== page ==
Nestlé
ranked second in Oxfam's Behind the Brands scorecard, where the NGO ranks the world's 'Big 10' consumer food and beverage companies on their policies and commitments to improve food security and sustainability. Nestlé
Nestlé
assumed the number one ranking for land rights while the company also outperformed its peers on transparency and water.[198]

Pronunciation[edit] Nestlé
Nestlé
is pronounced (French pronunciation: ​[nɛsle]; English: /ˈnɛsleɪ, ˈnɛsəl, ˈnɛsli/, formerly: /ˈnɛsəlz/). Bibliography[edit]

La stratégie Nestlé
Nestlé
( Nestlé
Nestlé
Strategy), Helmut Maucher, French translation by Monique Thiollet, Maxima Ed., Paris, 1995,[199] ISBN 2840010720

See also[edit]

Business portal

Cerelac Nestlé
Nestlé
Smarties
Smarties
Book Prize Big Chocolate Farfel the Dog Nestlé
Nestlé
Tower

Competitors

PepsiCo Kraft Heinz Mondelez International Unilever Mars, Incorporated Sara Lee Cadbury Danone Ferrero SpA

Notes and references[edit]

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Nestlé
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Kit Kat
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Shreddies
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Nestlé
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Nestlé
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Colgate-Palmolive
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noodles from India". FirstPost. 5 June 2015. Retrieved 5 June 2015.  ^ " Nepal
Nepal
bans import, sale of Maggi
Maggi
noodles". Hindustan Times. Retrieved 5 June 2015.  ^ "UK launches Maggi
Maggi
tests for lead content". Economic Times. PTI. Retrieved 5 June 2015.  ^ " Maggi
Maggi
noodles withdrawn in East African supermarket". BBC. BBC. Retrieved 9 June 2015.  ^ " India
India
sues Nestlé
Nestlé
for nearly $100m over food safety". aljazeera.com. Aljazeera. 12 August 2015. Retrieved 14 August 2015.  ^ Thomas, Shibu (13 August 2015). "Relief for Nestlé, Bombay HC sets aside food regulator's ban on Maggi". timesofindia.indiatimes.com. The Times of India. Retrieved 14 August 2015.  ^ " India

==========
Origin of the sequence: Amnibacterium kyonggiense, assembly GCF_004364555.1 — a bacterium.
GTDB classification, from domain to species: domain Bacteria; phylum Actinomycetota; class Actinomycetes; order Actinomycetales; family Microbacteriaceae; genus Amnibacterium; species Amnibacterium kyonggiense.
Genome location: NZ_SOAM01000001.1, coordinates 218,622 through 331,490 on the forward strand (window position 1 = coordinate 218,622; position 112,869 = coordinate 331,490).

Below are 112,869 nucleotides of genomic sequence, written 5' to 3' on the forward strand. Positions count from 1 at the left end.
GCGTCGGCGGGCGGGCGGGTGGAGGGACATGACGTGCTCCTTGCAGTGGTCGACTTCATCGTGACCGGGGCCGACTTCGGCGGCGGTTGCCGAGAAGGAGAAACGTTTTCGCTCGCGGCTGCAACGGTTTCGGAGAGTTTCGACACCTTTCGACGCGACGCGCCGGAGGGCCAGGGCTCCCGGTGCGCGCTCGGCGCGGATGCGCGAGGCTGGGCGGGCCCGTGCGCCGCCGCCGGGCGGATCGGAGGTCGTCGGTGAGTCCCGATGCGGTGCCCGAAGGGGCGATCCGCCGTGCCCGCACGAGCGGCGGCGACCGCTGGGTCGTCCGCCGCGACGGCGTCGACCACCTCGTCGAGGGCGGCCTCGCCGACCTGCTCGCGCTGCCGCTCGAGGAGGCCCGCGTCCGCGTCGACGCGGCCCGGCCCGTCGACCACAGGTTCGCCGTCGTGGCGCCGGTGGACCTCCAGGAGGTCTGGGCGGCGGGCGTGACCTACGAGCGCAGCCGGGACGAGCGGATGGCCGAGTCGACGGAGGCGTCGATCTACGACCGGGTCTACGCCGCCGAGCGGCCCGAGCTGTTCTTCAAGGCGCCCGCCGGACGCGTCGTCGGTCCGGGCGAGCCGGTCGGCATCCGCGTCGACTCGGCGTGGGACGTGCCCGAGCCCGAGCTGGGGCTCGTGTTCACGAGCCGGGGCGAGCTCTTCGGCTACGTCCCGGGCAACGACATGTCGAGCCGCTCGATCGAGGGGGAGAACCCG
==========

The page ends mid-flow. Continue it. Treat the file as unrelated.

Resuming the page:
India
court lifts government ban on Maggi
Maggi
noodles". aljazeera.com. Aljazeera. 13 August 2015. Retrieved 14 August 2015.  ^ " India
India
court says Maggi
Maggi
noodle ban 'legally untenable'". bbc.com. BBC News. 13 August 2015. Retrieved 14 August 2015.  ^ Bhushan, Ratna; Malviya, Sagar (17 October 2015). " Maggi
Maggi
clears all tests, Nestle India
India
to restart production within 2-3 weeks". The Economic Times. Retrieved 21 January 2018.  ^ " Maggi
Maggi
noodles India
India
ban: Celebrations as Nestle returns to shelves". News.com.au. 10 November 2015. Retrieved 16 January 2016.  ^ Digital Defynd. "Nestle tries to win back customer trust by evoking a century-old relationship". Digitaldefynd.com. Retrieved 16 January 2016.  ^ Goswami, Shreya (22 April 2016). "Try getting this Maggi
Maggi
song by Vir Das and Alien Chutney out of your head". India
India
Today. Retrieved 5 August 2016.  ^ Bhargava, Yuthika. " Maggi
Maggi
noodles is back". The Hindu. Retrieved 26 February 2017.  ^ "Nestle resumes Maggi
Maggi
noodles production at all plants in India : The Hindu - Mobile edition". M.thehindu.com. 30 November 2015. Retrieved 16 January 2016.  ^ Pendleton, Jennifer (23 November 1993) Rich deal for Disney, Nestlé" Archived 16 January 2013 at the Wayback Machine., Variety ^ "The Land". Retrieved 1 February 2017.  ^ " Nestlé
Nestlé
continues sponsorship of the Beijing Music Festival", China.org, 6 August 2010 ^ " Nestlé
Nestlé
extends Salzburg Festival
Salzburg Festival
partnership until 2015", Nestlé, 5 October 2011 ^ " Nestlé
Nestlé
and Salzburg Festival
Salzburg Festival
Young Conductors Award 2015".  ^ " Nestlé
Nestlé
confirms sponsorship renewal of Tour de France". FoodBev. Retrieved 5 January 2016.  ^ "UK: Nestle Waters secures Tour de France
Tour de France
tie-up for Buxton Natural Mineral Water".  ^ "UK: Nestlé
Nestlé
Rowntree to sponsor Women's Rugby League team".  ^ "IAAF, Nestlé
Nestlé
becomes main sponsor of worldwide IAAF Kids' Athletics", 27 January 2012 ^ Reinsch, Michael (10 February 2016). Leichtathletik-Weltverband „toxisch“ (in German). Frankfurter Allgemeine Sport. Retrieved 11 February 2016. ^ " Nestlé